engineered data path versus inferred data path

Seem to get better results when using inferred data paths?
E.g. letting the synthesis tools insert the multiplexers where they see fit gives better Fmax than laying out the datapath in complete detail.
Also don't need to remember and code all the control signals for the muxes.
Still code intermediate adders and such to keep the number of inferred carry chains down.
Comments?
Jim Brakefield
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jim.brakefield
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It depends if you structure your design to allow it to be mapped to the features of the underlying hardware.
If you do this well you can get optimal performance. If you do this poorly (e.g have a reset on an internal register that can't be reset) then you will be left scratching your head trying to work out why performance is poor.
Reply to
Mike Field
Am thinking there are two issues: Mapping to FPGA resources, which is always an issue. (and particular FPGA families differ on things such as resets)
And best Fmax, where the packer and router have the interconnect delay info. My thinking is that the location and ordering of the mux inputs makes a significant difference. And, unless you are a Jan Gray type, the tools (ISE, Quartus, etc) can do a better job? (for the uninitiated, take a look at some real world routing on an FPGA)
Jim Brakefield
Reply to
jim.brakefield
I'll ask Jan what his magic is and let you know :-)
I feel it is usually better to work at the highest level of abstraction you can, but always being sympathic to the lower levels.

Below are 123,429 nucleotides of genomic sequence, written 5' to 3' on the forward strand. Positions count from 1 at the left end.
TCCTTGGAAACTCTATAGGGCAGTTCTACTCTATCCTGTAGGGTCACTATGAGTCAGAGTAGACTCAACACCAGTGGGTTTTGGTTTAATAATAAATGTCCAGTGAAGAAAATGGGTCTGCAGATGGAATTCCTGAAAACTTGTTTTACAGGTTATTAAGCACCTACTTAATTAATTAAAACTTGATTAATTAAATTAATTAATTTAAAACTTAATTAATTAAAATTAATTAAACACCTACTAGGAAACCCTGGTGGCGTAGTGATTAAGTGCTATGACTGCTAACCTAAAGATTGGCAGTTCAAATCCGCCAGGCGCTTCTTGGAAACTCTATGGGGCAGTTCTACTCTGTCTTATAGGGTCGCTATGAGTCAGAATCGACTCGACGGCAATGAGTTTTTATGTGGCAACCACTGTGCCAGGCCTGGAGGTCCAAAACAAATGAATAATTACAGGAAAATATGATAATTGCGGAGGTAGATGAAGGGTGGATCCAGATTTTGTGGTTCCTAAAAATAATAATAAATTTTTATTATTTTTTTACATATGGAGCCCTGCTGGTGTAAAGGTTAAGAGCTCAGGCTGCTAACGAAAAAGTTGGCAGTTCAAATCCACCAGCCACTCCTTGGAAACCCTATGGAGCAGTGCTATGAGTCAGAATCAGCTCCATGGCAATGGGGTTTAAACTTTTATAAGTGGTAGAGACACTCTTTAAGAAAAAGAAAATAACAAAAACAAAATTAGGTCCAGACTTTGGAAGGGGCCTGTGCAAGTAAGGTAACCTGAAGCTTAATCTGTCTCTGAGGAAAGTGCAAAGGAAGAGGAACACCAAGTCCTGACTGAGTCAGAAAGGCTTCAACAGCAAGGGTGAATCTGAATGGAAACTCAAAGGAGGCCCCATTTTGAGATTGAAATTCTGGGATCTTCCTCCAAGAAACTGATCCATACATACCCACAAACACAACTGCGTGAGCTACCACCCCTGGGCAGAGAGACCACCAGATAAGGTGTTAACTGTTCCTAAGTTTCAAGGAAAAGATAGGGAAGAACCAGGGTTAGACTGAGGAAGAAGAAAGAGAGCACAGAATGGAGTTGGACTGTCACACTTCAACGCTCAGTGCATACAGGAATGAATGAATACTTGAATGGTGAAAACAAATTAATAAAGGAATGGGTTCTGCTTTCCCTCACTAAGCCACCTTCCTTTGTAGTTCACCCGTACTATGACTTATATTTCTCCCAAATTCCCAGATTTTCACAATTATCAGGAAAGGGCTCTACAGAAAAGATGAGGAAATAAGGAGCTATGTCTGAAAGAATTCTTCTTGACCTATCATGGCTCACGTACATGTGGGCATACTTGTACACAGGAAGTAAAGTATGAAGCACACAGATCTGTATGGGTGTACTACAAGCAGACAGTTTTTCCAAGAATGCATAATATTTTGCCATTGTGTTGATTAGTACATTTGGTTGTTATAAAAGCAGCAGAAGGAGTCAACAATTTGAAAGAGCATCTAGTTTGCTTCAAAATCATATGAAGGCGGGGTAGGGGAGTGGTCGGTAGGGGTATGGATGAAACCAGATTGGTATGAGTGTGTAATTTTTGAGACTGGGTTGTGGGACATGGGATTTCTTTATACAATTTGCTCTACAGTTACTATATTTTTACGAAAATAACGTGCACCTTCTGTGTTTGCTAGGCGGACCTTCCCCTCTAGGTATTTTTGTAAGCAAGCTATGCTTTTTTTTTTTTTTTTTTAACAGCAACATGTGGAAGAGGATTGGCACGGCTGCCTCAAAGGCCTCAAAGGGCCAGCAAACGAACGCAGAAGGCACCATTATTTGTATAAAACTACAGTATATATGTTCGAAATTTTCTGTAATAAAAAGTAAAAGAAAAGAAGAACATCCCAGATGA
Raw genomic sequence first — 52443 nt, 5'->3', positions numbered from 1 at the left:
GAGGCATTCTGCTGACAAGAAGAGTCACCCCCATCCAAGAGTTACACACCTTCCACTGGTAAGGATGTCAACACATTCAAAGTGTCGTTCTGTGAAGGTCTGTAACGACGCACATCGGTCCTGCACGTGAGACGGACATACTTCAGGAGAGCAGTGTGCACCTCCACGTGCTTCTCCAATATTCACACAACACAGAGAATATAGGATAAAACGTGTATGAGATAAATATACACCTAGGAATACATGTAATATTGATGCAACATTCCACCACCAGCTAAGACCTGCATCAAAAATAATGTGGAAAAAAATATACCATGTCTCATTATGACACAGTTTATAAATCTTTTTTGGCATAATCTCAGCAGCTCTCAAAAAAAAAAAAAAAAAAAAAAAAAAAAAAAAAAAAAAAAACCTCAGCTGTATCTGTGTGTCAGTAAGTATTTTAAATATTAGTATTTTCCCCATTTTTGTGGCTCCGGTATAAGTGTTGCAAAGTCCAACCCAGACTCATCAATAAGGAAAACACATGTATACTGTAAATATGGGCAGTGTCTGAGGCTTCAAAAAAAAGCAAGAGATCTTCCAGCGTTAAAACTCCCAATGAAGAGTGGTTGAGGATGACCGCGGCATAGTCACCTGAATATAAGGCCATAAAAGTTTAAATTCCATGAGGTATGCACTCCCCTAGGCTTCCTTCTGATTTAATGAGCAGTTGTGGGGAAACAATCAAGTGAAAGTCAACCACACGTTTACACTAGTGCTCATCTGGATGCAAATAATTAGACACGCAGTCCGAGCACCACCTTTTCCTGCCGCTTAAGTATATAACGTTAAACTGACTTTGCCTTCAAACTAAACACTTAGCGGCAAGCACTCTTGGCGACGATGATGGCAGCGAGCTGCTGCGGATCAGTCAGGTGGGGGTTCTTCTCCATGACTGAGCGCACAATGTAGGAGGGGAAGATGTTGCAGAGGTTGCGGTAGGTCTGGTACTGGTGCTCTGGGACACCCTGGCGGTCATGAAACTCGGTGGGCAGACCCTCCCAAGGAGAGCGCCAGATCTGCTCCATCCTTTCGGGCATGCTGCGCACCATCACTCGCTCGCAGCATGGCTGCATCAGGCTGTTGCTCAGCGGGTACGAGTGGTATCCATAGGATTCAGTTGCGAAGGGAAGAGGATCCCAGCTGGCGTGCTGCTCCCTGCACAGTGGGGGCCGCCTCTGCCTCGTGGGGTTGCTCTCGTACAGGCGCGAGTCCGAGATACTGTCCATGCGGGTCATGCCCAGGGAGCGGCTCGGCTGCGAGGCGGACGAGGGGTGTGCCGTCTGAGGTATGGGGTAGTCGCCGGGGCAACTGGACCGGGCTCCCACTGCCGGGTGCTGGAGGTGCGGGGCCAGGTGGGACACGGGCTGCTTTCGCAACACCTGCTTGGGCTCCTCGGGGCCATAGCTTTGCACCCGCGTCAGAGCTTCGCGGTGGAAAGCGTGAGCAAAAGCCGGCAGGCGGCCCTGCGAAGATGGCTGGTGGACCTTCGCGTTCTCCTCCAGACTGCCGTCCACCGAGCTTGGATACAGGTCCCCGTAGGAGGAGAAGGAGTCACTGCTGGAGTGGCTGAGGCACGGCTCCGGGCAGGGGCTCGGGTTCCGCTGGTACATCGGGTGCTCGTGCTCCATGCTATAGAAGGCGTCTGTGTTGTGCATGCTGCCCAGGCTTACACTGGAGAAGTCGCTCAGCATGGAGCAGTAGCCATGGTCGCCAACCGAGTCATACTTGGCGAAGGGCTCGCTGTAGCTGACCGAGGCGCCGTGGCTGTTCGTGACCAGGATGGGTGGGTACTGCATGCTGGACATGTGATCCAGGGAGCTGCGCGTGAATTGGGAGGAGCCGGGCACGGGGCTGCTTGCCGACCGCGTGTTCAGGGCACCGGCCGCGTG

That way you have to dive into the lower levels less frequently to resolve what in retrospect were trivial issues.
Of course you have to dive to the low levels or read and understand lots an d lots of documentation to get an appreciation of what is sympathic to the lower levels. Experience has to be earned!
Sometimes it is the smallest changes that can matter - using active high vs active low signallimg, or registering a 'clear accumulator' flag so the re gister can be absorbed into a DSP block. If you are aware of tham you can s ave a lot of time. You see what patterns do or don't work, and only use the ones that do
But of course, at the sharp end where absolute performance is needed in com plex designs then carefully engineered datapaths may be needed. The tools a re good, but are only tools.
Mike.
Reply to
Mike Field
features of the underlying hardware.
rly (e.g have a reset on an internal register that can't be reset) then you will be left scratching your head trying to work out why performance is po or.
fo.
ignificant difference. And, unless you are a Jan Gray type, the tools (ISE , Quartus, etc) can do a better job?
A asked:
"For a new moderately complex design, should I go for an engineered or infe rred data path? (a.k.a. Should I initially trust the tools or not?)"
Jan's reply was....
"IMO you should have the technology mapped solution in mind before you star t coding -- then do a min effort bottom up implementation to emit that, whe ther inferred or structurally instantiated.
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Pragmatic as always!
Reply to
Mike Field
he features of the underlying hardware.
oorly (e.g have a reset on an internal register that can't be reset) then y ou will be left scratching your head trying to work out why performance is poor.
info.
significant difference. And, unless you are a Jan Gray type, the tools (I SE, Quartus, etc) can do a better job?
)
ferred data path? (a.k.a. Should I initially trust the tools or not?)"
art coding -- then do a min effort bottom up implementation to emit that, w hether inferred or structurally instantiated.
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g02.html#art ? :-)"
Better info than expected. Although it's from almost 16 years ago.
Would be good to hear from the IP vendors who offer customizable CPUs: RPMs will presumably work for the CPU core. What about, say, NIOS or microBlaze with their many configuration options?
Jim Brakefield
Reply to
jim.brakefield

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